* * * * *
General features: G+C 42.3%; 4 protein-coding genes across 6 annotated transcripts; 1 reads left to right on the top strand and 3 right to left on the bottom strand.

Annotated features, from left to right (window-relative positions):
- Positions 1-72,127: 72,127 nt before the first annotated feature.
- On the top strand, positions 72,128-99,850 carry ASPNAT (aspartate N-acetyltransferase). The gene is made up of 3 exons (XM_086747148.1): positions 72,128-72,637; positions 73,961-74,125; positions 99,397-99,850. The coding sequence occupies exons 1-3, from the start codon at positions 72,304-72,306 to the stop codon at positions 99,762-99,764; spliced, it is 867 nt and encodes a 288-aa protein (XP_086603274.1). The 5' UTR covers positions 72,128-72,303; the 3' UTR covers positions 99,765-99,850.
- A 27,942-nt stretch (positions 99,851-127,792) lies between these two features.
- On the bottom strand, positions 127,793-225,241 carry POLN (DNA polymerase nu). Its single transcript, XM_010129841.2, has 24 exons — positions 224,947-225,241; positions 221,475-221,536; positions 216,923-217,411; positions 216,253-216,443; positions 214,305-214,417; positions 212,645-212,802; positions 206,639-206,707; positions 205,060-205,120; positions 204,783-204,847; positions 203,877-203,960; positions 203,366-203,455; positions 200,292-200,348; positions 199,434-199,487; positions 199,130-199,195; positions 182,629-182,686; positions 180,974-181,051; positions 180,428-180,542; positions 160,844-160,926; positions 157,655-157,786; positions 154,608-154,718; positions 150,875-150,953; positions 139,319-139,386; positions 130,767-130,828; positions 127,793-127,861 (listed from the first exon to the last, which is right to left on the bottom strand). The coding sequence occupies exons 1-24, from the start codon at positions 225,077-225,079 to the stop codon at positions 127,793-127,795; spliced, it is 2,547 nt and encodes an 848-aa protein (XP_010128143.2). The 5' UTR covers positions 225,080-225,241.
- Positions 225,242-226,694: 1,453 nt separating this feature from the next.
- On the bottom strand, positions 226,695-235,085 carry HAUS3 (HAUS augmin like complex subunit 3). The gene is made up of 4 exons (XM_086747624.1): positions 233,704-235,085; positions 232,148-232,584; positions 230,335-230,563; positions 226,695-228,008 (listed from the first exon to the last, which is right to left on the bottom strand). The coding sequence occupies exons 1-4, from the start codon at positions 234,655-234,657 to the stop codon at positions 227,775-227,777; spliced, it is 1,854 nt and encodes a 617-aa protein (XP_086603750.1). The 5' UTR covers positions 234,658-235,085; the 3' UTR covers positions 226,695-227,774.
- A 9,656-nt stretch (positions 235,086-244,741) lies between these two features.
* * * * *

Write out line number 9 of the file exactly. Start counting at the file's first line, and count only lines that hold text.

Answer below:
- A 9,656-nt stretch (positions 235,086-244,741) lies between these two features.